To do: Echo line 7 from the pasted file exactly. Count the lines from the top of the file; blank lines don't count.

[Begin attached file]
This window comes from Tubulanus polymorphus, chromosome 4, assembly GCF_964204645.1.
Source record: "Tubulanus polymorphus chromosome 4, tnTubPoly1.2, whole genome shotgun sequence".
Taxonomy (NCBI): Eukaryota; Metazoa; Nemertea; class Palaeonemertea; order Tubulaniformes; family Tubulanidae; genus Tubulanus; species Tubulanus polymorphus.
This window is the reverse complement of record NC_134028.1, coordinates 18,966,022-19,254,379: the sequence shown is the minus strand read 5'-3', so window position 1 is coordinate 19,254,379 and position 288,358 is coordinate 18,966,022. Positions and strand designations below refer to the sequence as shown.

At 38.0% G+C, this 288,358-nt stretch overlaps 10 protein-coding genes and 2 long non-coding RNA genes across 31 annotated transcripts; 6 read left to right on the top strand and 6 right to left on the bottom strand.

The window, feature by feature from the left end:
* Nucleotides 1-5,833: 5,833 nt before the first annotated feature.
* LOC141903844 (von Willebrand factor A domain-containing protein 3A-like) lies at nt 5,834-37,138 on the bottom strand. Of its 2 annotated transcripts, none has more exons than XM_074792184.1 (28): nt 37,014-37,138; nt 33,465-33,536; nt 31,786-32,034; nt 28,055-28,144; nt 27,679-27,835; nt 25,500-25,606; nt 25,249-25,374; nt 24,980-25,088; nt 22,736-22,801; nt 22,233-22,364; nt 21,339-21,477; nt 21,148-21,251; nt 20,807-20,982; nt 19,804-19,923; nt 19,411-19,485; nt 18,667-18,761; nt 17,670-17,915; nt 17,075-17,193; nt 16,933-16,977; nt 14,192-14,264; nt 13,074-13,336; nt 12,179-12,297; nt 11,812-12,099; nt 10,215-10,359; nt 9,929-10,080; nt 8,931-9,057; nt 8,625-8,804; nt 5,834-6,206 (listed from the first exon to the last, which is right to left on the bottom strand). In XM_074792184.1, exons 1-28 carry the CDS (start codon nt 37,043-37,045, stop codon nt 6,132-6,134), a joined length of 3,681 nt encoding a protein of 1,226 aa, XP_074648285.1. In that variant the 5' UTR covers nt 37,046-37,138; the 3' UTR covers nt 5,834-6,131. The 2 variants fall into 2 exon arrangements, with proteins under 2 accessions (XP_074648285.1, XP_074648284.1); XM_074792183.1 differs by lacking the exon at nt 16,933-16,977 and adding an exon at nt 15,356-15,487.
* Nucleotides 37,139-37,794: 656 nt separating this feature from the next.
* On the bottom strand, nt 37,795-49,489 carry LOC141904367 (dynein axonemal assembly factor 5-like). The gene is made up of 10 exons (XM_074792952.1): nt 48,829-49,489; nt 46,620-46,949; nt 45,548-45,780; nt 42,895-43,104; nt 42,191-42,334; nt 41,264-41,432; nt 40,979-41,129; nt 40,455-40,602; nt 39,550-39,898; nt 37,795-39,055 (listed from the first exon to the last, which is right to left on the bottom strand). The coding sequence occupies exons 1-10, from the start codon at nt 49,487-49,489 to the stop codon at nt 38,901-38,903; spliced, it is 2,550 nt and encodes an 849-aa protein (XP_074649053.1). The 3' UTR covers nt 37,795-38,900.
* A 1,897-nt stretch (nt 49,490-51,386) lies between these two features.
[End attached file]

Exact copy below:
* Nucleotides 1-5,833: 5,833 nt before the first annotated feature.